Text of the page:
When pay-per-view TV got its start

Stacey Vanek Smith Jan 1, 2007
HTML EMBED:
COPY
Getty Images

When pay-per-view TV got its start

Stacey Vanek Smith Jan 1, 2007
Getty Images
HTML EMBED:
COPY

MARK AUSTIN THOMAS: Time to open up the Marketplace vault and take a peek at this week in the history of business. And today we find . . . Hmmm . . . looks like an old cable TV box and a look at a television revolution.


STACEY VANEK-SMITH: This week back in 1951, television first dipped its toe into the world of pay-per-view. The Zenith Radio Corporation selected 300 families and sent several movies over the airways with scrambled signals.

Participants could call in to decode the films. The selection included “Homecoming,” with Clark Gable and Lana Turner, and “Welcome Stranger,” starring Bing Crosby.

Each movie cost a dollar. During the four-week trial, the families ordered 2,600 films But pay-per-view didn’t really take off until the 60s, when cable started to become more popular.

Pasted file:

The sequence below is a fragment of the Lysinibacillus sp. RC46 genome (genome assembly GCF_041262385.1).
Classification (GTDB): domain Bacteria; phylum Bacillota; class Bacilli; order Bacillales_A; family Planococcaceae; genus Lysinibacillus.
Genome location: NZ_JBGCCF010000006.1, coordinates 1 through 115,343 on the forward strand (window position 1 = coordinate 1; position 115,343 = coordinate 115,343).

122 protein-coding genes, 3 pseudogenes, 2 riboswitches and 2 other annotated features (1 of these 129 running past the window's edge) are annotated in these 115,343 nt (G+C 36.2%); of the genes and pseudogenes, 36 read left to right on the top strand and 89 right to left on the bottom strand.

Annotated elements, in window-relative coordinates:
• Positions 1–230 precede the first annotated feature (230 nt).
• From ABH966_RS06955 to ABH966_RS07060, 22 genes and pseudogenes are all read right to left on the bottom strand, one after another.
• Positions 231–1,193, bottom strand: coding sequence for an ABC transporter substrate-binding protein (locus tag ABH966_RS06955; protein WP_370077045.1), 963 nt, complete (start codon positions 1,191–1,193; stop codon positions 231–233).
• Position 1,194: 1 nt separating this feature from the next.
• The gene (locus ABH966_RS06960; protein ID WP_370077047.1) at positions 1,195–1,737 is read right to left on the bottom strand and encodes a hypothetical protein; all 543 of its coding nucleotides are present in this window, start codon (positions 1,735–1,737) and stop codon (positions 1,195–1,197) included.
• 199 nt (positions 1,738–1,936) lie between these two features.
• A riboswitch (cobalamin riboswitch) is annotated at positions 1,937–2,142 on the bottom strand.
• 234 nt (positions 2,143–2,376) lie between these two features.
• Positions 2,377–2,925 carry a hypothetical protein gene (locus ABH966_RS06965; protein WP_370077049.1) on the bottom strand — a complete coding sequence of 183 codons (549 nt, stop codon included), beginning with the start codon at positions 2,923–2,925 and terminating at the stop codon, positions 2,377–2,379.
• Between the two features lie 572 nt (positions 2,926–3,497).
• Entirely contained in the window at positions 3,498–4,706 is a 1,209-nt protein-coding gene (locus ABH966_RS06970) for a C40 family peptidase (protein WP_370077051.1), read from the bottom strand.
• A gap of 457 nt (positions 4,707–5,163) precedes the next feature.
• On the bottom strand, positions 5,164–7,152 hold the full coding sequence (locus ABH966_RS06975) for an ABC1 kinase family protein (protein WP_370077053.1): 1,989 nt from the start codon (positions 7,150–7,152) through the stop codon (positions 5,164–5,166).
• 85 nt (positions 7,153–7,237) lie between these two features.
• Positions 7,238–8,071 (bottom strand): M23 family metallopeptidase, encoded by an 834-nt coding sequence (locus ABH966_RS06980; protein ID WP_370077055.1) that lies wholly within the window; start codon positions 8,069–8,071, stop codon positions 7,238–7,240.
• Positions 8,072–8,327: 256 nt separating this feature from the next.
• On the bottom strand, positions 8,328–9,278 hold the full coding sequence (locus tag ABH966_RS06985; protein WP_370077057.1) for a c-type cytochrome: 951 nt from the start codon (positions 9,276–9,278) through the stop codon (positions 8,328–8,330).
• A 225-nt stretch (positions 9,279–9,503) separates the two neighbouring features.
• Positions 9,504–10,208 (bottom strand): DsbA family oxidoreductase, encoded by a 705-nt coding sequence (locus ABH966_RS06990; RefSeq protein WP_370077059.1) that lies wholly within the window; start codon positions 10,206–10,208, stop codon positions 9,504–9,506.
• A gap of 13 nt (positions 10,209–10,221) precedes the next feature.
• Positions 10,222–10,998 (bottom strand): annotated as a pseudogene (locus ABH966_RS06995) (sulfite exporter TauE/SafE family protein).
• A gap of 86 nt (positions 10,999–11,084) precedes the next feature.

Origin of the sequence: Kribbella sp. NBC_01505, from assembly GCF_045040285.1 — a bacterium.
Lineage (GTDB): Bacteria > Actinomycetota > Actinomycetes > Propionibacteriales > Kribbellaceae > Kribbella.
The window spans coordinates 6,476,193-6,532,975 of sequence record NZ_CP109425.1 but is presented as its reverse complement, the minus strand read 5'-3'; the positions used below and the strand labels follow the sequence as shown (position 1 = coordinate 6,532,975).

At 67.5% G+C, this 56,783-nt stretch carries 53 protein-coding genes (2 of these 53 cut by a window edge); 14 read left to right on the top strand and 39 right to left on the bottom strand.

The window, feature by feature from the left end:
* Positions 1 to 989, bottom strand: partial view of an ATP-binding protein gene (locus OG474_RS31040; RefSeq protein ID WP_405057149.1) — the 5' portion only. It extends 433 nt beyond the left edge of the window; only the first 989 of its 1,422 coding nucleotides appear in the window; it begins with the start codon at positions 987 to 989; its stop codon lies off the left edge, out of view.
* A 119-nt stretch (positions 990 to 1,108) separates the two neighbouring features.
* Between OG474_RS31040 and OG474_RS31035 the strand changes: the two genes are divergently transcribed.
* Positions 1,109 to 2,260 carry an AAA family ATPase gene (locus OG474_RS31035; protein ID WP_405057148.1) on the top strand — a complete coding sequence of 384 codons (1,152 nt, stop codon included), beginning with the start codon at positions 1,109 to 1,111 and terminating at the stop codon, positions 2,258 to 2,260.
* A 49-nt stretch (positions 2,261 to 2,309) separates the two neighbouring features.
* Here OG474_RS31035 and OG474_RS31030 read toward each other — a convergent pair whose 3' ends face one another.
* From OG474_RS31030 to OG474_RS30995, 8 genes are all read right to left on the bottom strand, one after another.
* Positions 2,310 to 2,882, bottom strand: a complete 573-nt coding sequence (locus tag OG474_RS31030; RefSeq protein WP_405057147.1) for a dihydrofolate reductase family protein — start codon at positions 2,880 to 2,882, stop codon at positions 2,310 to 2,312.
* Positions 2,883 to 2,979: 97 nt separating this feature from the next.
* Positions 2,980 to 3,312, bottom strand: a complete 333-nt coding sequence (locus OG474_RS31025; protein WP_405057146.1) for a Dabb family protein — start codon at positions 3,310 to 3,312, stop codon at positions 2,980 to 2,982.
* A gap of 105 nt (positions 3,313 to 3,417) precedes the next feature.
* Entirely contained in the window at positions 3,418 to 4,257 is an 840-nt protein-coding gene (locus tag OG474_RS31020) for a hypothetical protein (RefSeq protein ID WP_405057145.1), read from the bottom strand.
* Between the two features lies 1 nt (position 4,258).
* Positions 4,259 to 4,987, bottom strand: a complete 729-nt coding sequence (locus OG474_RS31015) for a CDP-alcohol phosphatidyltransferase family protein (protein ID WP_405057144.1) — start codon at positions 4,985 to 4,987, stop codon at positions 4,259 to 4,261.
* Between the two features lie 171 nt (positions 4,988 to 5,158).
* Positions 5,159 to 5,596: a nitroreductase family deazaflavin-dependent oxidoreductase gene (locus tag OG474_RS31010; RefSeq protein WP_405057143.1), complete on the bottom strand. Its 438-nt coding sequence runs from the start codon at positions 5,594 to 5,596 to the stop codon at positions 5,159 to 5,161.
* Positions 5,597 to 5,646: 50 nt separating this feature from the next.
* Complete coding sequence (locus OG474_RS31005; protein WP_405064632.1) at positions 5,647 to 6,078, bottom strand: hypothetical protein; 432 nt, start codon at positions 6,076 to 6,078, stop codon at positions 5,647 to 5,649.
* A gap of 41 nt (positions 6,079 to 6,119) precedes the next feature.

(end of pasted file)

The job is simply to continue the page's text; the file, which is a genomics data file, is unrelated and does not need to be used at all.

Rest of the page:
Cable companies still offer pay-per-view movies. But these days, the service is usually the turf of major sports events.

I’m Stacey Vanek-Smith.

We’re here to help you navigate this changed world and economy.

Our mission at Marketplace is to raise the economic intelligence of the country. It’s a tough task, but it’s never been more important.

In the past year, we’ve seen record unemployment, stimulus bills, and reddit users influencing the stock market. Marketplace helps you understand it all, will fact-based, approachable, and unbiased reporting.

Generous support from listeners and readers is what powers our nonprofit news—and your donation today will help provide this essential service. For just $5/month, you can sustain independent journalism that keeps you and thousands of others informed.